The lifelong journey of following Christ
When I was four years old, I heard a Sunday School teacher recite Scripture in a way that captured my heart.
My family and I were in Victoria visiting my grandparents. After church we went back to my grandparents’ place for lunch. At some point, I tugged on my mother’s sleeve and asked her to tell me more about John 3:16.
She smiled and repeated the verse for me. "For God so loved the world that He gave His only begotten Son, that whosoever believeth in Him should not perish, but have everlasting life." She told me that, if I wanted to, I could be a "whosoever" too. Keen to "not perish," I nodded my assent.
My mom took me into the living room, a richly upholstered space my grandmother had covered with thick, protective plastic. My mom and I knelt on the plastic carpet runner and put our elbows on the plastic-protected couch, and I asked Jesus into my heart. When we finished, my mom told me the angels in heaven were throwing a party over their newest little convert, and soon my family was too.
It’s not hard to detect the distinctly evangelical flavour of my conversion story. Historian David Bebbington’s famous identification of four key emphases in modern evangelicalism – conversionism, biblicism, crucicentrism and activism – perfectly describes my religious upbringing. The need to be saved, the authority of the Bible, the centrality of Christ’s work on the cross, and an urgency to tell others all fuelled the fire of my young faith. They fuel the fire of my middle-aged faith too.
Of course, over the years, encounters with a living God and His people have stretched and sometimes redefined those four distinctives for me. Where I once understood activism rather exclusively as telling other people about Jesus, I’ve come to understand it must also include good news to the poor (Luke 4:18). Where biblicism once involved an unreflective plain reading of the text, I’ve come to cherish the way God’s Word speaks today when its historical, cultural and literary contexts are understood and respected. And where crucicentrism once asked me to focus almost exclusively on the cross, I’ve come to see Jesus’ earthly life, death and resurrection settle our sin debt, but offer us infinitely more – the possibility of an abundant, eternal life that starts now.
But what of conversionism? The longer I’ve walked with Jesus, the more I’ve come to see two things. First, my four-year-old conversion was utterly genuine. Second, I am in desperate need of ongoing conversion. My initial salvation moment was not an arrival, but a beginning.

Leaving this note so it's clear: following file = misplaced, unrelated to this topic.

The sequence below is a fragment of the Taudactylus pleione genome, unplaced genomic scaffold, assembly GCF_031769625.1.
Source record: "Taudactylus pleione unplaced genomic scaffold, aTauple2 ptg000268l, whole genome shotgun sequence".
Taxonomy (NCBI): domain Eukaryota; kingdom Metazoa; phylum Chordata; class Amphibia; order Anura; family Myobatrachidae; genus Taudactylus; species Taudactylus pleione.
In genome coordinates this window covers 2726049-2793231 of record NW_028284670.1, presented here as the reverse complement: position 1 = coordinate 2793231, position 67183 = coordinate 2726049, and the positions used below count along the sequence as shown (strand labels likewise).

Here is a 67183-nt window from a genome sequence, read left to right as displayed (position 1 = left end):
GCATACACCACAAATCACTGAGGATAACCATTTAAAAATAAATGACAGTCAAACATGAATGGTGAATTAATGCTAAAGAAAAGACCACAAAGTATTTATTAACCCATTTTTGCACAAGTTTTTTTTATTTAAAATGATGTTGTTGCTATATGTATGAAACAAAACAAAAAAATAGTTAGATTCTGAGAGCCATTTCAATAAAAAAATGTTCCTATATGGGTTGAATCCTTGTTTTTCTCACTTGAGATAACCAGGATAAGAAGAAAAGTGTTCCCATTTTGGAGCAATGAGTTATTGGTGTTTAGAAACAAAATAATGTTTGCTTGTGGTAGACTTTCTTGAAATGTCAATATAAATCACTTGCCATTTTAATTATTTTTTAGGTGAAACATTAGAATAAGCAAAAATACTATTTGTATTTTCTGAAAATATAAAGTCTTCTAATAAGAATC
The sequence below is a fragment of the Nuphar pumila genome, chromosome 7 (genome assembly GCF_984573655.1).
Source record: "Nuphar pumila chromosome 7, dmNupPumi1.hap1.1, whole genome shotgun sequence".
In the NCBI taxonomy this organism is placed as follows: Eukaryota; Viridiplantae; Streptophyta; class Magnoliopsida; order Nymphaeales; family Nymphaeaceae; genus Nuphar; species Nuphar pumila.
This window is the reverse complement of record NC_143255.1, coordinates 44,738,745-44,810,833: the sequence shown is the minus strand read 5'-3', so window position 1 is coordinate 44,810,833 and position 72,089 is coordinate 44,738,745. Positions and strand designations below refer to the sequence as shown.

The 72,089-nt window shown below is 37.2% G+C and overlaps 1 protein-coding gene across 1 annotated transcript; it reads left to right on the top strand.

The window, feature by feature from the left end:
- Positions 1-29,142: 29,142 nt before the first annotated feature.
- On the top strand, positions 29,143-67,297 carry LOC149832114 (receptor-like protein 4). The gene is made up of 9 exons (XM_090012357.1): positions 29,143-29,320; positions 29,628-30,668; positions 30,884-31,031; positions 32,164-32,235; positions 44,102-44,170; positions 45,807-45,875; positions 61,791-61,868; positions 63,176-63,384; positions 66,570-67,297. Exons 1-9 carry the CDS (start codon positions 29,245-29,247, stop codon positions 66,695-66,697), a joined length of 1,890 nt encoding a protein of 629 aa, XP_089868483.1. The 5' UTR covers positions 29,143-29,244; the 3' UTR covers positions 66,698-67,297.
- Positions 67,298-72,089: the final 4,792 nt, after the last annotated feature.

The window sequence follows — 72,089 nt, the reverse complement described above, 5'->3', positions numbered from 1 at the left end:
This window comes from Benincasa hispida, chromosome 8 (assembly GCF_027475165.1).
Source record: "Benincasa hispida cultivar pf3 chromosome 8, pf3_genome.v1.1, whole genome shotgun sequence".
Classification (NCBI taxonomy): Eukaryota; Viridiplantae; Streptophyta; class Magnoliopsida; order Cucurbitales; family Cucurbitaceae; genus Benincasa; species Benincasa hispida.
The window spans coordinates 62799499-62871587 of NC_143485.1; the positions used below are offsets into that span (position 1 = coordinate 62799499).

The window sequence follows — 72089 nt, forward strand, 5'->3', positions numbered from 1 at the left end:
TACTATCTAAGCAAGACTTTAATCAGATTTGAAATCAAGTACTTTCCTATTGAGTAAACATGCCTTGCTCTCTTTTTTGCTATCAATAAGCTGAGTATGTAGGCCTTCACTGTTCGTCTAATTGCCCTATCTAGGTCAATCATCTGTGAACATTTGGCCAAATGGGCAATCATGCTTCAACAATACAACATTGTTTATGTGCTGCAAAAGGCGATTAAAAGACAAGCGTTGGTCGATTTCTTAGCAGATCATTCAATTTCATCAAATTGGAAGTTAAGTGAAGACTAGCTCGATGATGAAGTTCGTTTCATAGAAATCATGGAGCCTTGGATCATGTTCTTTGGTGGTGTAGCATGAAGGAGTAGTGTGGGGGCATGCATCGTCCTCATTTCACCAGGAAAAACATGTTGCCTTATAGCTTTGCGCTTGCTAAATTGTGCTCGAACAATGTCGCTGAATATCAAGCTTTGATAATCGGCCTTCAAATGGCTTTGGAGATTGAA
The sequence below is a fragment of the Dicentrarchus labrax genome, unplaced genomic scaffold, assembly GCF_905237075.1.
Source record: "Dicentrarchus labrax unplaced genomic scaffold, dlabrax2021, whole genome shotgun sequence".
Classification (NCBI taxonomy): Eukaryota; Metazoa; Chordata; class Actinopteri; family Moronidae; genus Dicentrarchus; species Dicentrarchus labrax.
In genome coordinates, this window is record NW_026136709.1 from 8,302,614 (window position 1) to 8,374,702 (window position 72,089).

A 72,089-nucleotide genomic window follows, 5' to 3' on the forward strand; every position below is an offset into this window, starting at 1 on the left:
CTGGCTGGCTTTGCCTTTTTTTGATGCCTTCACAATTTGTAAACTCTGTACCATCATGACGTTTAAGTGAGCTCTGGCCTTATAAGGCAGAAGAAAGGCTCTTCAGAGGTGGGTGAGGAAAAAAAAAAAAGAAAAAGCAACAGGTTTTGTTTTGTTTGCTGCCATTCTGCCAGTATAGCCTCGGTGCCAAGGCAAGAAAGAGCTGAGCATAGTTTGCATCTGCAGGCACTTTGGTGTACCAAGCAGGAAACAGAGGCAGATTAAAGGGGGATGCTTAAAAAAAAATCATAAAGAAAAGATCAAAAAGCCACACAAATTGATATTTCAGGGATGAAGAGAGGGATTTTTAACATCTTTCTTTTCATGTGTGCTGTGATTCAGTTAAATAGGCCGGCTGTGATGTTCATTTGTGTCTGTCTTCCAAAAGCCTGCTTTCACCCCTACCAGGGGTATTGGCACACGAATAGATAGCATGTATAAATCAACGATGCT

I’ve been resistant to the idea of a lifelong conversion process, preferring to divide the journey neatly into categories of justification (you’re in) and sanctification (now you grow more like Jesus). Those categories are helpful as long as we don’t stall out at justification. But lately I’ve felt Jesus calling me to be converted, again and again, at deeper and deeper levels.
The great evangelical missionary E. Stanley Jones helps me. In his book Conversion, he describes the way members of a Christian community he established in India shared the workload so each person – even the cleaner of the nonflush toilets – could have one day off a week. Cleaning the latrines was typically the work of untouchables, and when Jones asked a higher caste convert if he was ever going to volunteer, he shook his head slowly. "Brother Stanley," he confessed, "I’m converted, but I’m not converted that far."
You must, counsels Jones, "constantly enlarge the area of your conversion. Make your conversion take in more and more areas of your life." Similarly, the American scholar Dallas Willard was fond of pointing out the New Testament uses the word Christian three times and the word disciple 269 times. Evidently, it was impossible for the 1st century Christ followers to see a commitment to Jesus as anything less than a progressive, ongoing apprenticeship – a lifelong conversion.
Looking back at my mom and I saying amen and peeling ourselves off all that plastic in my grandmother’s living room, I often joke that the experience really "stuck" with me. Jesus really did come into my heart, and He’s never left. But all these years later He still knocks on the hidden doors of my heart, opening them one by one. I am a convert He never tires of converting. I need only stick with it.
DAVID BEBBINGTON’S 1989 EVANGELICALISM IN MODERN BRITAIN IDENTIFIED EVANGELICALISM WITH FOUR MAIN EMPHASES: CONVERSIONISM, BIBLICISM, CRUCICENTRISM AND ACTIVISM
Carolyn Arends (www.CarolynArends.com) is a recording artist, author and director of education for Renovaré. Find more of these columns at www.FaithToday.ca/GoWithGod